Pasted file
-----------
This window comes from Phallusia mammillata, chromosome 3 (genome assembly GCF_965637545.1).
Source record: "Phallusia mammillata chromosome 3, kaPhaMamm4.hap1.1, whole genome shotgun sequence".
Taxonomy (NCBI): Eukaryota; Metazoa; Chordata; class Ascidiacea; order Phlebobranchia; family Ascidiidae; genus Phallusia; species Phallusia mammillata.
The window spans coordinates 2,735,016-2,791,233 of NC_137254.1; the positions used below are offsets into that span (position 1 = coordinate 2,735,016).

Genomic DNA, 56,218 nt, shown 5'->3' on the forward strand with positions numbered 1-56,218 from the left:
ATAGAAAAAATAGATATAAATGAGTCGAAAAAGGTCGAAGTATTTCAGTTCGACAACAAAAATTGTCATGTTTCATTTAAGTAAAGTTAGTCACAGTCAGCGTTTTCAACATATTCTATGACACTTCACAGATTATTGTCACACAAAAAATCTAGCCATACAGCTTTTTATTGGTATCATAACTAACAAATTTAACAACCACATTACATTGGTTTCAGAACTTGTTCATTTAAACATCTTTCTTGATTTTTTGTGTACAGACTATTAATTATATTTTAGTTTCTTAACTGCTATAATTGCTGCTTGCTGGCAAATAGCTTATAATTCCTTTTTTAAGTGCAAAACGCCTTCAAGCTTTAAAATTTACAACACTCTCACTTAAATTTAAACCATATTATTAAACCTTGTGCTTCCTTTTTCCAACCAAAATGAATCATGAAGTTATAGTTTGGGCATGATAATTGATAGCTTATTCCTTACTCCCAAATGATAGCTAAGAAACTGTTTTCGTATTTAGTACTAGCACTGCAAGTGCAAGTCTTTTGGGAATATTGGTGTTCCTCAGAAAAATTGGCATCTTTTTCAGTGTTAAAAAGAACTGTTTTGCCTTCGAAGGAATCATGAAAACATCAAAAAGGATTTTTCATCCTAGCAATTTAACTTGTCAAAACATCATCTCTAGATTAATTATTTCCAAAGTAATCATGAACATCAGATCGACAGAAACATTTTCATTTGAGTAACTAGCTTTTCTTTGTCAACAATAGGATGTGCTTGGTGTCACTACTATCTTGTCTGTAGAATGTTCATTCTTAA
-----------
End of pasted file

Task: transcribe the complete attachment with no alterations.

This window comes from Phallusia mammillata, chromosome 3 (genome assembly GCF_965637545.1).
Source record: "Phallusia mammillata chromosome 3, kaPhaMamm4.hap1.1, whole genome shotgun sequence".
Taxonomy (NCBI): Eukaryota; Metazoa; Chordata; class Ascidiacea; order Phlebobranchia; family Ascidiidae; genus Phallusia; species Phallusia mammillata.
The window spans coordinates 2,735,016-2,791,233 of NC_137254.1; the positions used below are offsets into that span (position 1 = coordinate 2,735,016).

Genomic DNA, 56,218 nt, shown 5'->3' on the forward strand with positions numbered 1-56,218 from the left:
ATAGAAAAAATAGATATAAATGAGTCGAAAAAGGTCGAAGTATTTCAGTTCGACAACAAAAATTGTCATGTTTCATTTAAGTAAAGTTAGTCACAGTCAGCGTTTTCAACATATTCTATGACACTTCACAGATTATTGTCACACAAAAAATCTAGCCATACAGCTTTTTATTGGTATCATAACTAACAAATTTAACAACCACATTACATTGGTTTCAGAACTTGTTCATTTAAACATCTTTCTTGATTTTTTGTGTACAGACTATTAATTATATTTTAGTTTCTTAACTGCTATAATTGCTGCTTGCTGGCAAATAGCTTATAATTCCTTTTTTAAGTGCAAAACGCCTTCAAGCTTTAAAATTTACAACACTCTCACTTAAATTTAAACCATATTATTAAACCTTGTGCTTCCTTTTTCCAACCAAAATGAATCATGAAGTTATAGTTTGGGCATGATAATTGATAGCTTATTCCTTACTCCCAAATGATAGCTAAGAAACTGTTTTCGTATTTAGTACTAGCACTGCAAGTGCAAGTCTTTTGGGAATATTGGTGTTCCTCAGAAAAATTGGCATCTTTTTCAGTGTTAAAAAGAACTGTTTTGCCTTCGAAGGAATCATGAAAACATCAAAAAGGATTTTTCATCCTAGCAATTTAACTTGTCAAAACATCATCTCTAGATTAATTATTTCCAAAGTAATCATGAACATCAGATCGACAGAAACATTTTCATTTGAGTAACTAGCTTTTCTTTGTCAACAATAGGATGTGCTTGGTGTCACTACTATCTTGTCTGTAGAATGTTCATTCTTAA